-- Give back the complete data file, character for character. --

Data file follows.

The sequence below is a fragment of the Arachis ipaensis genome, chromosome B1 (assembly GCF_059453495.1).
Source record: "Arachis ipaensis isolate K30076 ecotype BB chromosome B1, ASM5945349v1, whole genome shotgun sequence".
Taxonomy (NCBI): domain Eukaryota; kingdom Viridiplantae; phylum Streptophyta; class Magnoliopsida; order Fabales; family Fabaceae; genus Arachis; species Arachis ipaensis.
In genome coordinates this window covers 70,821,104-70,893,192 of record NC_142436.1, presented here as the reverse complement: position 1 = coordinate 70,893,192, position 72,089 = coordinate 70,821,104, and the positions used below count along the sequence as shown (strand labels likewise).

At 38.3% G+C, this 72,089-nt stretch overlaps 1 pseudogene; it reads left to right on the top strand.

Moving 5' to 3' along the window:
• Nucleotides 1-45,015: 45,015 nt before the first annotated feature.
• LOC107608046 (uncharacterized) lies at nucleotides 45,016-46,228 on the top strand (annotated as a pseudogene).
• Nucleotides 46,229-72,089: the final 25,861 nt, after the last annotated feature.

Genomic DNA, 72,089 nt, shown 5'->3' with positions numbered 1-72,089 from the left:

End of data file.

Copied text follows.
The sequence below is a fragment of the Arachis ipaensis genome, chromosome B1 (assembly GCF_059453495.1).
Source record: "Arachis ipaensis isolate K30076 ecotype BB chromosome B1, ASM5945349v1, whole genome shotgun sequence".
Taxonomy (NCBI): domain Eukaryota; kingdom Viridiplantae; phylum Streptophyta; class Magnoliopsida; order Fabales; family Fabaceae; genus Arachis; species Arachis ipaensis.
In genome coordinates this window covers 70,821,104-70,893,192 of record NC_142436.1, presented here as the reverse complement: position 1 = coordinate 70,893,192, position 72,089 = coordinate 70,821,104, and the positions used below count along the sequence as shown (strand labels likewise).

At 38.3% G+C, this 72,089-nt stretch overlaps 1 pseudogene; it reads left to right on the top strand.

Moving 5' to 3' along the window:
• Nucleotides 1-45,015: 45,015 nt before the first annotated feature.
• LOC107608046 (uncharacterized) lies at nucleotides 45,016-46,228 on the top strand (annotated as a pseudogene).
• Nucleotides 46,229-72,089: the final 25,861 nt, after the last annotated feature.

Genomic DNA, 72,089 nt, shown 5'->3' with positions numbered 1-72,089 from the left: